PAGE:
In the process of writing my article about muscles vs curves, and how the big dudes of superhero comics typically fail to represent the tastes of most androphile women, I gathered a collection of images and recommended artists from my correspondents that illustrate the sort of art they'd love to see more of -- but which there's sadly very little of compared to all the T&A fan-service targeted at straight men.
I had far too many recommendations to put in the article, so I've compiled the collection (and a few personal favorites) into a very special one-off post. The collection includes pin-ups, fan art, sketches, and some traditional superhero art from artists who aren't afraid to put a little male eye candy in their work!
As a man who reads superhero comics, I confess that I share a commonly-held prurient interest in big-chested, long-legged heroes in skin-baring costumes that barely cover their naughty bits -- or as I like to call him, Namor.
Sadly, Namor is pretty much alone in his category. Contrary to the perception that male heroes in comics are frequently sexually objectified, it's my experience that even Namor is only rarely presented as someone to lust over. Yet I'm fortunate that my tastes run towards the Hemsworth end of the scale. Like many straight men, I admire the kind of buff dudes that are the staple of superhero comics, even though they are rarely sexualized. If I shared the tastes of most of the women I know, I think I'd find superhero comics an even more frustratingly sexless wasteland.
We make a regular practice at ComicsAlliance of spotlighting particular artists or specific bodies of work, as well as the special qualities of comic book storytelling, but because cartoonists, illustrators and their fans share countless numbers of great pinups, fan art and other illustrations on sites like Flickr, Tumblr, DeviantArt and seemingly infinite art blogs that we’ve created Best Art Ever (This Week), a weekly depository for just some of the pieces of especially compelling artwork that we come across in our regular travels across the Web. Some of it’s new, some of it’s old, some of it’s created by working professionals, some of it’s created by future stars, some of it’s created by talented fans, awnd some of it’s endearingly silly. All of it is awesome.
If George Lucas had filmed what was in his original script for the movie he was then calling TheStar Wars, it would have been quite a different film. Han Solo would have been a lizard guy. Darth Vader would have had no mechanical suit, and Anakin (or Annikin) Skywalker would have been an entirely different guy. Luke would have been a bearded, older guy.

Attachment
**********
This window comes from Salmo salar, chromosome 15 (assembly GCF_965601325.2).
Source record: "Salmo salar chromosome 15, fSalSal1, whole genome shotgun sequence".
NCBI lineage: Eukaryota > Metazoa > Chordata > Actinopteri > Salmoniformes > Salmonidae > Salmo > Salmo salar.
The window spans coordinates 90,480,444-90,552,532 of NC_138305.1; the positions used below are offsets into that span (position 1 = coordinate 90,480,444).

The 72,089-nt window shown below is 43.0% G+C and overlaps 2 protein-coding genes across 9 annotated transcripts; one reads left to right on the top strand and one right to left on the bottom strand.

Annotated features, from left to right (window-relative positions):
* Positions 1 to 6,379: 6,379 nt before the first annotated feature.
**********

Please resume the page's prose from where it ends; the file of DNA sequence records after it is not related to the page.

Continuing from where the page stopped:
Folks who are curious about how that version of the story would have played out will get their chance to see just that when Dark Horse starts up an eight-issue adaptation of that original script Sept. 4. USA Today snagged a video trailer for the series, along with a preview, which you can catch after the cut.
It's been a good year for fans of the original Star Wars trilogy and Dark Horse comics. There's the new Star Wars series by Brian Wood and Carlos D'Anda that takes place between A New Hope and The Empire Strikes Back, (the first issue of which CA's own Dylan Todd reviewed here), and now J...
Dynamite Entertainment got really real last weekend at New York Comic-Con, coming out swinging with numerous new projects from an impressive roster of mainstream creators who've been given free rein on brand new series...
If you ever need a reminder that the early '90s were a strange, strange time for the comics industry, then look no further than Comics FutureStars. Released by Majestic Entertainment in 1993, FutureStars was a showcase for nearly a hundred artists who were thought to be the next wave of up-and-comers who would ride the infamous boom to stardom...
Despite the optimism implied by DC's "Brightest Day" banner launching this April, it looks like there's still tumultuous (and fairly dark) times ahead for the publisher's starting lineup.
Today at The Source, a four-piece cover image by Mike Mayhew linking the "Justice League: Rise and Fall" one-shot along with it's contributory "Green Arrow" #31, "Justice League: The Rise of Arsenal" #1 and "Justice League of America" #43 proves that just because the world might have a brighter outlook, overcoming adversity is still the rule of the day for DC's heroes...
The second pulse pounding issue of this summer's hottest event, First Born, will finally reveal the true origin of Sara Pezzini's mysterious pregnancy and give fans the answers they've been looking for since Sara's life altering revelation in Witchblade #100
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